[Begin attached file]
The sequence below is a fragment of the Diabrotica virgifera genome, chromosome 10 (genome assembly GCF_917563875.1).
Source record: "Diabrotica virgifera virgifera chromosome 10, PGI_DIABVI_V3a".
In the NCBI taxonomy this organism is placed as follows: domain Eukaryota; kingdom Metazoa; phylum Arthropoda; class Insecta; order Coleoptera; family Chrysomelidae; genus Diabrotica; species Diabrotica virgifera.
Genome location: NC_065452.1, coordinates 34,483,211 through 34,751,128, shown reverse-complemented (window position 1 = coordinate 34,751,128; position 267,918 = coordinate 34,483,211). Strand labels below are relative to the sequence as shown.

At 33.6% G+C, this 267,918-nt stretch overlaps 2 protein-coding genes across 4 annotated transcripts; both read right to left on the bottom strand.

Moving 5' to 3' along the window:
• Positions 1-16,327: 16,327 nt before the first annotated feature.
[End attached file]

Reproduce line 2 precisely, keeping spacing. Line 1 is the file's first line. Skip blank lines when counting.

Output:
Source record: "Diabrotica virgifera virgifera chromosome 10, PGI_DIABVI_V3a".